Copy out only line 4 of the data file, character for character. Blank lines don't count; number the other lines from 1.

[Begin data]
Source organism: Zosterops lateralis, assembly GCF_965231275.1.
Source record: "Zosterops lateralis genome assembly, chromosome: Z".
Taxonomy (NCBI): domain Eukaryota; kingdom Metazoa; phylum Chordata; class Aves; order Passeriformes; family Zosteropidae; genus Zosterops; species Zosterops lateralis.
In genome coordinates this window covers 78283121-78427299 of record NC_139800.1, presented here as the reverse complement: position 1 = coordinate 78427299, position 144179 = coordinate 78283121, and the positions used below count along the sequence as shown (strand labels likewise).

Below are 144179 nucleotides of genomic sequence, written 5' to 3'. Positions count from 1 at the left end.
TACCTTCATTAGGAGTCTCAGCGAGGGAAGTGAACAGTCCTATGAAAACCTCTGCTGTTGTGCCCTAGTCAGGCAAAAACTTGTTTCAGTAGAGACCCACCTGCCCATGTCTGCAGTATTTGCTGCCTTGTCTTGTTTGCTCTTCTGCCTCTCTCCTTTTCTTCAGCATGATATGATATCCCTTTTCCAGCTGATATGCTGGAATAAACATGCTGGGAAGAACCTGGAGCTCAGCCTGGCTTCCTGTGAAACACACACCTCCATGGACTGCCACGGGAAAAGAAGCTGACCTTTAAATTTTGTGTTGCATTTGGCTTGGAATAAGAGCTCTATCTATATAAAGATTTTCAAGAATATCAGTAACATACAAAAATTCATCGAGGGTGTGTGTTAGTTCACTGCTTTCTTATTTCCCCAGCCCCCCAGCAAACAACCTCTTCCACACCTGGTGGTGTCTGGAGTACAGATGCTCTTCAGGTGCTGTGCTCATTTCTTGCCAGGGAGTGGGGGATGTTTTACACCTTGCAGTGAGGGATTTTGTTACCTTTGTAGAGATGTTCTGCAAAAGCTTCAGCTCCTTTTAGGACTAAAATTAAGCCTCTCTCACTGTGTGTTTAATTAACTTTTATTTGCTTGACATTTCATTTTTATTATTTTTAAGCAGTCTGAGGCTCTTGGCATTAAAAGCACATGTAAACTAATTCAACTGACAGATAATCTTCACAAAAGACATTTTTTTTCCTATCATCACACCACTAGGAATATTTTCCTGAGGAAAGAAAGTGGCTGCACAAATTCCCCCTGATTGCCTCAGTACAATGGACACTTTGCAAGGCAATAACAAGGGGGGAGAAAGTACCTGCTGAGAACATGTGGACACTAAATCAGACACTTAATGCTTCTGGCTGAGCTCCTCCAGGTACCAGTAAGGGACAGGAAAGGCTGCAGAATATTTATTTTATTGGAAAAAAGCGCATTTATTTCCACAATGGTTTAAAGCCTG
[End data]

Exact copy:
In genome coordinates this window covers 78283121-78427299 of record NC_139800.1, presented here as the reverse complement: position 1 = coordinate 78427299, position 144179 = coordinate 78283121, and the positions used below count along the sequence as shown (strand labels likewise).